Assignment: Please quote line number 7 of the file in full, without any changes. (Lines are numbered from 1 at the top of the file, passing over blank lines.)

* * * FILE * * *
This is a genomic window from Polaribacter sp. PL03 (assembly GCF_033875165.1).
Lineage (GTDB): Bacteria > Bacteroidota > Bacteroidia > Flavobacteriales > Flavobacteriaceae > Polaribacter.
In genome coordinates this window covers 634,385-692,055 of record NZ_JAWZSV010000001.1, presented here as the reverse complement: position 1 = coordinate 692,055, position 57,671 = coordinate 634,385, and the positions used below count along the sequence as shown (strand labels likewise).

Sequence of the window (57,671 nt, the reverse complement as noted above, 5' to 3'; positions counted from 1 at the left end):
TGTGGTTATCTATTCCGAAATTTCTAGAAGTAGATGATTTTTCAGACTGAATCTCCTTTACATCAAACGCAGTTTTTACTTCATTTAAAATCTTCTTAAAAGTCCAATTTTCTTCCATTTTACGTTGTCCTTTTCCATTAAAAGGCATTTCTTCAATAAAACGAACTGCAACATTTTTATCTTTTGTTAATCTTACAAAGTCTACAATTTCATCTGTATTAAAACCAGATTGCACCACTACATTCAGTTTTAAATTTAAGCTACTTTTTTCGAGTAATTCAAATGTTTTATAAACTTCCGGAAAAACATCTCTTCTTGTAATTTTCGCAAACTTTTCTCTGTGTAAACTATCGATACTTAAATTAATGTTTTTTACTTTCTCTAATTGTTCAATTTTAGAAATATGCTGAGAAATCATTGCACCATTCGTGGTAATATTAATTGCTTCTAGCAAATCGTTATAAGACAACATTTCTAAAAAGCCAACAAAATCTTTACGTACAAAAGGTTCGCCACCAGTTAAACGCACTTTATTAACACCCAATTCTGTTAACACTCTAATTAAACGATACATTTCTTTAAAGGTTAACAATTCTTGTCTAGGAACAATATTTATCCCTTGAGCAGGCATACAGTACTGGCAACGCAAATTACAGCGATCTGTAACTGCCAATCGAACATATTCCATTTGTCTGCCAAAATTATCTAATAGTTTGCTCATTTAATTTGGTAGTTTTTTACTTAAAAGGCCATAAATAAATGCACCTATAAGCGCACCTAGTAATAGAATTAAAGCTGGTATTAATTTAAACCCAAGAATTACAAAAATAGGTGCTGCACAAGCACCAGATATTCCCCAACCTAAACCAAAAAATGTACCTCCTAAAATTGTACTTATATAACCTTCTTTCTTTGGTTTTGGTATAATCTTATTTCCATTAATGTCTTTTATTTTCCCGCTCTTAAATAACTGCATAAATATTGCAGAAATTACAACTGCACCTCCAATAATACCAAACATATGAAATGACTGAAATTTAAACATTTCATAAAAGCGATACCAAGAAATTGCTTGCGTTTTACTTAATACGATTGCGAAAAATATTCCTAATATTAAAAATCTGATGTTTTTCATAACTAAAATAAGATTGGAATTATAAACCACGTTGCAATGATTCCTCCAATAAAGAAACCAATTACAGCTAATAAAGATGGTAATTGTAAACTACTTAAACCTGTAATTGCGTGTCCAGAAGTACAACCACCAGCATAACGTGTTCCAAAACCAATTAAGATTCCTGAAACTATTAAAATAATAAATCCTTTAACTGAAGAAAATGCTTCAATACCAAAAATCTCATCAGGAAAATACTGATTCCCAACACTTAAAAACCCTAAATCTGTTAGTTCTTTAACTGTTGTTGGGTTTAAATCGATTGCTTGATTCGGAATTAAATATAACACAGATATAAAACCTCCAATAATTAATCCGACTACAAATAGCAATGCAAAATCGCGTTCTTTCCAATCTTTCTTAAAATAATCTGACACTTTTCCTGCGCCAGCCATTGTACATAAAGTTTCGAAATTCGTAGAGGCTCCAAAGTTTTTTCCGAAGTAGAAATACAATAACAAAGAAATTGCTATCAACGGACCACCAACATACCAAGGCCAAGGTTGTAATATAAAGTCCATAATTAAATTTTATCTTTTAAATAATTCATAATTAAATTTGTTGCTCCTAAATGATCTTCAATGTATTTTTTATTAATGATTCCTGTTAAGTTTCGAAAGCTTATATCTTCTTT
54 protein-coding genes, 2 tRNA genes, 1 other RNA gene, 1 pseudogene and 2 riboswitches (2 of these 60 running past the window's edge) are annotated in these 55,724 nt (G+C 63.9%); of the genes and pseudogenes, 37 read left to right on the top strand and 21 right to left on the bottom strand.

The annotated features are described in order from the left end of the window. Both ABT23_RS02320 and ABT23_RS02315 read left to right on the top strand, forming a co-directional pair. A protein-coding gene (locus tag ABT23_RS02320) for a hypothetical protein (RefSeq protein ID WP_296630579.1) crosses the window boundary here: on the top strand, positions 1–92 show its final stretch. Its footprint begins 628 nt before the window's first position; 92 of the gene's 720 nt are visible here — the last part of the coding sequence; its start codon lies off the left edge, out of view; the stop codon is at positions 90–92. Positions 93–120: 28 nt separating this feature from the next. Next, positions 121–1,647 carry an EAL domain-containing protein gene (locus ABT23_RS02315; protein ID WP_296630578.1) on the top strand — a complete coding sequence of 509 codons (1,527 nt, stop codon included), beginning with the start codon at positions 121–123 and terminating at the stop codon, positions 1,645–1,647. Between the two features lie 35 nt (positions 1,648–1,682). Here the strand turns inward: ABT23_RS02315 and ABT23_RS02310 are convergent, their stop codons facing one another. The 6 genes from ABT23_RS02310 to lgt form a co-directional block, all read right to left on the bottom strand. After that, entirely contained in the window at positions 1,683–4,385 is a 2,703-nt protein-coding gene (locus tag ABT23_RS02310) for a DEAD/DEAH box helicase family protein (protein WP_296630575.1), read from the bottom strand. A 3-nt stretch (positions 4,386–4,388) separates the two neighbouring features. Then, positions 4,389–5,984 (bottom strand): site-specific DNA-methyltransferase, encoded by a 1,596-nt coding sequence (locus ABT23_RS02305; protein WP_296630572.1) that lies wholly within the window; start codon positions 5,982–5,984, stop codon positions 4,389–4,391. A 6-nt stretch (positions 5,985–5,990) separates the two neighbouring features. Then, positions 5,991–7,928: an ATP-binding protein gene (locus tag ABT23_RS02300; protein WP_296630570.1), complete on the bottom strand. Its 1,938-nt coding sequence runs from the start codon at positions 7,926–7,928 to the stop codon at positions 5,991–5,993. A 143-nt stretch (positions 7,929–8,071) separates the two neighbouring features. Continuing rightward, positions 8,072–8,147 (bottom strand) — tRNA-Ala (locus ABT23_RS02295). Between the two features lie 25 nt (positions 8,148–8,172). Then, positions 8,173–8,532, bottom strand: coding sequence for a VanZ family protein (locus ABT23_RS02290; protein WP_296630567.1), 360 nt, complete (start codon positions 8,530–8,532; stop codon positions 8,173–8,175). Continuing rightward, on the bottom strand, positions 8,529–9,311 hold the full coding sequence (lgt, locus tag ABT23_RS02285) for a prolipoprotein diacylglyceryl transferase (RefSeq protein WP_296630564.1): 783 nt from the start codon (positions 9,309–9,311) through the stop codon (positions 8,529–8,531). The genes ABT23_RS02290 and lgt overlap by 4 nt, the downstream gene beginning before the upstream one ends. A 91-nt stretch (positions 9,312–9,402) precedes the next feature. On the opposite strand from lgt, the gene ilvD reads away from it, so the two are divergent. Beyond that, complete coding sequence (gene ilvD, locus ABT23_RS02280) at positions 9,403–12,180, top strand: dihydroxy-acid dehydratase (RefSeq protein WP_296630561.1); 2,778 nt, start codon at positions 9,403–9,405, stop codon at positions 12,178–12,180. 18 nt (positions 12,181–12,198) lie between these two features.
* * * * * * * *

The annotated features are described in order from the left end of the window. Both ABT23_RS02320 and ABT23_RS02315 read left to right on the top strand, forming a co-directional pair. A protein-coding gene (locus tag ABT23_RS02320) for a hypothetical protein (RefSeq protein ID WP_296630579.1) crosses the window boundary here: on the top strand, positions 1–92 show its final stretch. Its footprint begins 628 nt before the window's first position; 92 of the gene's 720 nt are visible here — the last part of the coding sequence; its start codon lies off the left edge, out of view; the stop codon is at positions 90–92. Positions 93–120: 28 nt separating this feature from the next. Next, positions 121–1,647 carry an EAL domain-containing protein gene (locus ABT23_RS02315; protein ID WP_296630578.1) on the top strand — a complete coding sequence of 509 codons (1,527 nt, stop codon included), beginning with the start codon at positions 121–123 and terminating at the stop codon, positions 1,645–1,647. Between the two features lie 35 nt (positions 1,648–1,682). Here the strand turns inward: ABT23_RS02315 and ABT23_RS02310 are convergent, their stop codons facing one another. The 6 genes from ABT23_RS02310 to lgt form a co-directional block, all read right to left on the bottom strand. After that, entirely contained in the window at positions 1,683–4,385 is a 2,703-nt protein-coding gene (locus tag ABT23_RS02310) for a DEAD/DEAH box helicase family protein (protein WP_296630575.1), read from the bottom strand. A 3-nt stretch (positions 4,386–4,388) separates the two neighbouring features. Then, positions 4,389–5,984 (bottom strand): site-specific DNA-methyltransferase, encoded by a 1,596-nt coding sequence (locus ABT23_RS02305; protein WP_296630572.1) that lies wholly within the window; start codon positions 5,982–5,984, stop codon positions 4,389–4,391. A 6-nt stretch (positions 5,985–5,990) separates the two neighbouring features. Then, positions 5,991–7,928: an ATP-binding protein gene (locus tag ABT23_RS02300; protein WP_296630570.1), complete on the bottom strand. Its 1,938-nt coding sequence runs from the start codon at positions 7,926–7,928 to the stop codon at positions 5,991–5,993. A 143-nt stretch (positions 7,929–8,071) separates the two neighbouring features. Continuing rightward, positions 8,072–8,147 (bottom strand) — tRNA-Ala (locus ABT23_RS02295). Between the two features lie 25 nt (positions 8,148–8,172). Then, positions 8,173–8,532, bottom strand: coding sequence for a VanZ family protein (locus ABT23_RS02290; protein WP_296630567.1), 360 nt, complete (start codon positions 8,530–8,532; stop codon positions 8,173–8,175). Continuing rightward, on the bottom strand, positions 8,529–9,311 hold the full coding sequence (lgt, locus tag ABT23_RS02285) for a prolipoprotein diacylglyceryl transferase (RefSeq protein WP_296630564.1): 783 nt from the start codon (positions 9,309–9,311) through the stop codon (positions 8,529–8,531). The genes ABT23_RS02290 and lgt overlap by 4 nt, the downstream gene beginning before the upstream one ends. A 91-nt stretch (positions 9,312–9,402) precedes the next feature. On the opposite strand from lgt, the gene ilvD reads away from it, so the two are divergent. Beyond that, complete coding sequence (gene ilvD, locus ABT23_RS02280) at positions 9,403–12,180, top strand: dihydroxy-acid dehydratase (RefSeq protein WP_296630561.1); 2,778 nt, start codon at positions 9,403–9,405, stop codon at positions 12,178–12,180. 18 nt (positions 12,181–12,198) lie between these two features.